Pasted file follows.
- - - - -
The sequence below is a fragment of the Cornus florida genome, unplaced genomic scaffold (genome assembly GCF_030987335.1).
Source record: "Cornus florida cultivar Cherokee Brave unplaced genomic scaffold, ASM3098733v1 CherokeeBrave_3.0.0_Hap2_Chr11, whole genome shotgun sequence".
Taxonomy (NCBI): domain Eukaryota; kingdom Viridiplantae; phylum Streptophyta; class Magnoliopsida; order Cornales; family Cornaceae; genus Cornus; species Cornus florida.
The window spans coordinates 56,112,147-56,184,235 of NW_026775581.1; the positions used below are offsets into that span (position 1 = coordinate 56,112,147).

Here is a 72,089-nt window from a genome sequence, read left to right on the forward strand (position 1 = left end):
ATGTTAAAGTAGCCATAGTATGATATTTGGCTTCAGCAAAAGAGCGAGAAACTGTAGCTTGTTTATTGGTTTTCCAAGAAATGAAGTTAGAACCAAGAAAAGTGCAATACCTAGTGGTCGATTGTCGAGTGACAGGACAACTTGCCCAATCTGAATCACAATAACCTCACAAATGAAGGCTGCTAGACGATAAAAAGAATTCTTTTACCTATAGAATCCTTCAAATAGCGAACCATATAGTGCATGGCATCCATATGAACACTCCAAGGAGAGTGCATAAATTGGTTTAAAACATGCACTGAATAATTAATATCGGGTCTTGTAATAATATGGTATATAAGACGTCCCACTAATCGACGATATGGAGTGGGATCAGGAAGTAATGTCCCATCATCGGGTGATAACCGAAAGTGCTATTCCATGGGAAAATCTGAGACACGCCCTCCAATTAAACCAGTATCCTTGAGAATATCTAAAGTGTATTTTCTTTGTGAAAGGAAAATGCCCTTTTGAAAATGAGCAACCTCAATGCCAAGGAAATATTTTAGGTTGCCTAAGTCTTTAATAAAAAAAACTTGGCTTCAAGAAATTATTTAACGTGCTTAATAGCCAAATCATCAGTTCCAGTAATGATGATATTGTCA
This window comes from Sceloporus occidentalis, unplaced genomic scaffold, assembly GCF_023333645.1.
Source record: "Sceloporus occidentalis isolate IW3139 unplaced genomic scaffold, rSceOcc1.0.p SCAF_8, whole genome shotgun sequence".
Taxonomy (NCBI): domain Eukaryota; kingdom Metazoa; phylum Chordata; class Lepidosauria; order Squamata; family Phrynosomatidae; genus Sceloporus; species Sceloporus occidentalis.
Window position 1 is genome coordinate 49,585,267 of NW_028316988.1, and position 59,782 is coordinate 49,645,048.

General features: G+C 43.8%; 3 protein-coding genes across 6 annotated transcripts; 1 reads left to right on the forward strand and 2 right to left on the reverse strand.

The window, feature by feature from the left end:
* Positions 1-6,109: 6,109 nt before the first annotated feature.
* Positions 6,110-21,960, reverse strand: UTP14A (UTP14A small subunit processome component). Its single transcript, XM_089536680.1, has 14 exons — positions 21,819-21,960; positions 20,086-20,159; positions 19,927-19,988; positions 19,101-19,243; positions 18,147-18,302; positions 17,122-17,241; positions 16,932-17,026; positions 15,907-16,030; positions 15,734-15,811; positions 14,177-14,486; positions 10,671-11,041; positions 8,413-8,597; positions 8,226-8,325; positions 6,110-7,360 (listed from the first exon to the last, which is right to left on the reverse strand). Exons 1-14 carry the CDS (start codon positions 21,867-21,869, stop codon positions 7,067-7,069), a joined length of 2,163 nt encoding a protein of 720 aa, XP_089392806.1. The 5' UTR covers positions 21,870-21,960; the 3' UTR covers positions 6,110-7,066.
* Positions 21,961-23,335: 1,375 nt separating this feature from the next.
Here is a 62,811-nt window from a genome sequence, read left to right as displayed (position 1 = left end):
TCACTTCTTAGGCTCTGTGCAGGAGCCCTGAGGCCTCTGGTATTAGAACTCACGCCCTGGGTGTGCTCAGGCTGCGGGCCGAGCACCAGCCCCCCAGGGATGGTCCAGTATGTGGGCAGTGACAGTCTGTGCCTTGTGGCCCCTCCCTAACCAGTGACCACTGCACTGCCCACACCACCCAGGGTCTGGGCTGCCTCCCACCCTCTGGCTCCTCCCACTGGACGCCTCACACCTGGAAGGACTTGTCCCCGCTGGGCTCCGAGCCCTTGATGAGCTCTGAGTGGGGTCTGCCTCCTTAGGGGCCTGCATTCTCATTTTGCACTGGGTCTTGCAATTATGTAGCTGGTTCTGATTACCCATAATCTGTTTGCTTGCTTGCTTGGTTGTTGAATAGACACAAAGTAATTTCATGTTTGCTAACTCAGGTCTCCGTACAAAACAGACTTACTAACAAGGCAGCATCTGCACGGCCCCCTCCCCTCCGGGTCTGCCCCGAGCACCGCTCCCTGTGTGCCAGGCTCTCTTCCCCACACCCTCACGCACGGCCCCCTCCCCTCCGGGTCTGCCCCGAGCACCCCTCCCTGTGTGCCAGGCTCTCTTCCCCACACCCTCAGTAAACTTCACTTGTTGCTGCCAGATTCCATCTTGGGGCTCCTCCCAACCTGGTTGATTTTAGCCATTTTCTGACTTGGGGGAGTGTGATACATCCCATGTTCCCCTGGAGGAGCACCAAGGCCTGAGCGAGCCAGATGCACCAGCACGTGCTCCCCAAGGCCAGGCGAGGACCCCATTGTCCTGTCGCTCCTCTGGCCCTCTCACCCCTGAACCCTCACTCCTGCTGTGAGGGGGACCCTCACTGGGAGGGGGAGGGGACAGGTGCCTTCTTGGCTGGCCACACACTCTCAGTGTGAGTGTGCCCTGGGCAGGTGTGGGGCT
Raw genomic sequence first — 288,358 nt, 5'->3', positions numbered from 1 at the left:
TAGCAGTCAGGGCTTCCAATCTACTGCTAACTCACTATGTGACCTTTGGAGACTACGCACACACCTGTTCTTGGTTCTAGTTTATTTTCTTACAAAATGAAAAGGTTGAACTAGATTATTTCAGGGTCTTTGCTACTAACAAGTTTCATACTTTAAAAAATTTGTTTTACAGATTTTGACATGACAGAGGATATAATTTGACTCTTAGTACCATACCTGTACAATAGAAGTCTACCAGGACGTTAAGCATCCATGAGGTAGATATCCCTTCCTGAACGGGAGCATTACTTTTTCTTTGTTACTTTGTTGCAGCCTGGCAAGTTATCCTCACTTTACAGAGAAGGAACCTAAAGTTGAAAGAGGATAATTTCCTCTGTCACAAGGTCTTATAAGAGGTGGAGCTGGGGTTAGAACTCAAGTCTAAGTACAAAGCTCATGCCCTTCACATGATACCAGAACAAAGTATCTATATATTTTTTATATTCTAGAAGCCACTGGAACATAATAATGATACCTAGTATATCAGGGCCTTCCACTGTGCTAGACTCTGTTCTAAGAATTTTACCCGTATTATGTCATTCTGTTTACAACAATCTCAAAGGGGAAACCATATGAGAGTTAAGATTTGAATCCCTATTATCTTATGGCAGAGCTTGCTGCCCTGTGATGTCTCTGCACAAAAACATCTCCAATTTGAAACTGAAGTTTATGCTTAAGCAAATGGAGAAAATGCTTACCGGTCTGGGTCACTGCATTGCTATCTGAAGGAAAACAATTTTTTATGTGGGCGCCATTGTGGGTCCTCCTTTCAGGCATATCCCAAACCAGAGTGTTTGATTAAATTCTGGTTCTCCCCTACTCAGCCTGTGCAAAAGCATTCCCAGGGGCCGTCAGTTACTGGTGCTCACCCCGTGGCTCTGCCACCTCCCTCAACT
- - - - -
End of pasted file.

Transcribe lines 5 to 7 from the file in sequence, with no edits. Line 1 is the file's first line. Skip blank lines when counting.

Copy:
Here is a 72,089-nt window from a genome sequence, read left to right on the forward strand (position 1 = left end):
ATGTTAAAGTAGCCATAGTATGATATTTGGCTTCAGCAAAAGAGCGAGAAACTGTAGCTTGTTTATTGGTTTTCCAAGAAATGAAGTTAGAACCAAGAAAAGTGCAATACCTAGTGGTCGATTGTCGAGTGACAGGACAACTTGCCCAATCTGAATCACAATAACCTCACAAATGAAGGCTGCTAGACGATAAAAAGAATTCTTTTACCTATAGAATCCTTCAAATAGCGAACCATATAGTGCATGGCATCCATATGAACACTCCAAGGAGAGTGCATAAATTGGTTTAAAACATGCACTGAATAATTAATATCGGGTCTTGTAATAATATGGTATATAAGACGTCCCACTAATCGACGATATGGAGTGGGATCAGGAAGTAATGTCCCATCATCGGGTGATAACCGAAAGTGCTATTCCATGGGAAAATCTGAGACACGCCCTCCAATTAAACCAGTATCCTTGAGAATATCTAAAGTGTATTTTCTTTGTGAAAGGAAAATGCCCTTTTGAAAATGAGCAACCTCAATGCCAAGGAAATATTTTAGGTTGCCTAAGTCTTTAATAAAAAAAACTTGGCTTCAAGAAATTATTTAACGTGCTTAATAGCCAAATCATCAGTTCCAGTAATGATGATATTGTCA
This window comes from Sceloporus occidentalis, unplaced genomic scaffold, assembly GCF_023333645.1.